How Do Siamese Cats Get Their Color

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When asked about protein, students often mention meat, protein bars, and protein's role in building muscles. Many students are not aware of the most basic function of protein: linking genes and traits.

Because of its importance in molecular genetics, protein function is included in the life sciences section of the Next Generation Science Standards (NGSS Lead States 2013; see box, p. 35). Students should be able to explain how the structure of DNA determines the structure and function of proteins, including essential structural, signaling, transport, and catalytic activities in cells. Proteins' role in trait-producing mechanisms is challenging to grasp, as most students connect genotype and phenotype by explaining that genotypes "give" phenotypes (i.e., genes directly determine traits), completely bypassing the role of proteins in the process (Duncan and Reiser 2007; Lewis and Kattmann 2004).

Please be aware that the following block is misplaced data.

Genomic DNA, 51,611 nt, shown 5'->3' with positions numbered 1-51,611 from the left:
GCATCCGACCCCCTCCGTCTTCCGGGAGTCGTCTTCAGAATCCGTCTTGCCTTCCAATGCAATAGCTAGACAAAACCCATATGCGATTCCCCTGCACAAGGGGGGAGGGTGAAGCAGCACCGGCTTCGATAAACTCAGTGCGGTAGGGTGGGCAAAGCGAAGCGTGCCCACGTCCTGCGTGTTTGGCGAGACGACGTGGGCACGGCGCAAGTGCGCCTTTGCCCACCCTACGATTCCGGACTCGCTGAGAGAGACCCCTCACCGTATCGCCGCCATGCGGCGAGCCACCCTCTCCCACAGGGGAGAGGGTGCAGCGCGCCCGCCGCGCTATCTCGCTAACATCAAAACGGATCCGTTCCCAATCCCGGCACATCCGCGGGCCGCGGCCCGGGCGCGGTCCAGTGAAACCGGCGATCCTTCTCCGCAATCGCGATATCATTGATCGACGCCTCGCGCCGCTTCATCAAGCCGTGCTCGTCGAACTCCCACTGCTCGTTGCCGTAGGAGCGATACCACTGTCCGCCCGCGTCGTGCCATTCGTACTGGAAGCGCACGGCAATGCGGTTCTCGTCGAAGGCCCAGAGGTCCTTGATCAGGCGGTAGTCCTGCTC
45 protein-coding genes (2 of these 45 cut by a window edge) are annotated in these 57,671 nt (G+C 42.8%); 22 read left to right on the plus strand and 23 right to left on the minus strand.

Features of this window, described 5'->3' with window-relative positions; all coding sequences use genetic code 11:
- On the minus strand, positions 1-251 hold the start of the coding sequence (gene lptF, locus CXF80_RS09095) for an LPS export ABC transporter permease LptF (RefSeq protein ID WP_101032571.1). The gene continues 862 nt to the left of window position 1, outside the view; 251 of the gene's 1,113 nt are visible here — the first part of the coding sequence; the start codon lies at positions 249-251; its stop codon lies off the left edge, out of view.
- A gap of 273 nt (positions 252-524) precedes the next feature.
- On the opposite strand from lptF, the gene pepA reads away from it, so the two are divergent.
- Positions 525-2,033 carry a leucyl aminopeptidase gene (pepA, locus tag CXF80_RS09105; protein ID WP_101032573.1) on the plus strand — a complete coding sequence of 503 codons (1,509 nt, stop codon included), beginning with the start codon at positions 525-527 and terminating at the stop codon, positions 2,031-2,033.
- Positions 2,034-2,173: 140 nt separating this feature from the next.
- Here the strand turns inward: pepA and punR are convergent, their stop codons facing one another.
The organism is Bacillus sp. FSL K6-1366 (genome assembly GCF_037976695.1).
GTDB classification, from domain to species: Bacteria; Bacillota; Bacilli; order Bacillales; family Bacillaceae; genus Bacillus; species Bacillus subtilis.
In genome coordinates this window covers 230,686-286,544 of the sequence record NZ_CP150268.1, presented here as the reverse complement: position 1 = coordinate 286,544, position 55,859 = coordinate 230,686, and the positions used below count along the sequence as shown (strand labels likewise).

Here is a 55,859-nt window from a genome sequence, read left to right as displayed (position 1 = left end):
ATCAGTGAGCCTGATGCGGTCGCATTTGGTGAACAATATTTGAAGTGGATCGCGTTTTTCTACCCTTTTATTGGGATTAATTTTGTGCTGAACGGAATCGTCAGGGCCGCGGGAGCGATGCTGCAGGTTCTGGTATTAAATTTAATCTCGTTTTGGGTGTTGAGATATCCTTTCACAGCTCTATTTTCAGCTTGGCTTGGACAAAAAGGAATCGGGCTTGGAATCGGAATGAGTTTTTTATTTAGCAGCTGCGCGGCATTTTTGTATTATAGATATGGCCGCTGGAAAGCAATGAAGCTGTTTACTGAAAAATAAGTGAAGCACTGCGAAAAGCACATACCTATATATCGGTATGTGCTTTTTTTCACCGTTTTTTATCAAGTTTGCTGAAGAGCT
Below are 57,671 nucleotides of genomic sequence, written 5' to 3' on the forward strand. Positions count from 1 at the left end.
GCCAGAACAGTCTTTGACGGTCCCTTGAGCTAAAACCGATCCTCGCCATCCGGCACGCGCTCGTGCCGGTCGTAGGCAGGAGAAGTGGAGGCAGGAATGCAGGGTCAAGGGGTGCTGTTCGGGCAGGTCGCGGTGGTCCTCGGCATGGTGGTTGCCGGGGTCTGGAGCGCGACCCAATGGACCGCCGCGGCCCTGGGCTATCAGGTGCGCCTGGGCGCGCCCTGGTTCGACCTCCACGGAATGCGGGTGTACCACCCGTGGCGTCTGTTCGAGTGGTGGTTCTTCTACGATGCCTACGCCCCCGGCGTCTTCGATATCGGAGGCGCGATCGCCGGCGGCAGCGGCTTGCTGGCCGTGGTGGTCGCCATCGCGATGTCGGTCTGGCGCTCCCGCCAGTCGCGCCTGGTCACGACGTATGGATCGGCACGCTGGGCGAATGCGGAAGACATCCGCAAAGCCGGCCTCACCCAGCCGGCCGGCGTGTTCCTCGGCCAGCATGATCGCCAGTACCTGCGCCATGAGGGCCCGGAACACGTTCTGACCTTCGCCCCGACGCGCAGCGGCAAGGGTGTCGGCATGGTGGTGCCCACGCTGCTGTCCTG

This article describes a 10th-grade biology unit (six or seven instructional days) we developed on this topic that addresses the driving question: "How do Siamese cats get their coloration?" It asks students to make explicit connections among genes, proteins, and traits. The unit has been taught in both urban and suburban schools.

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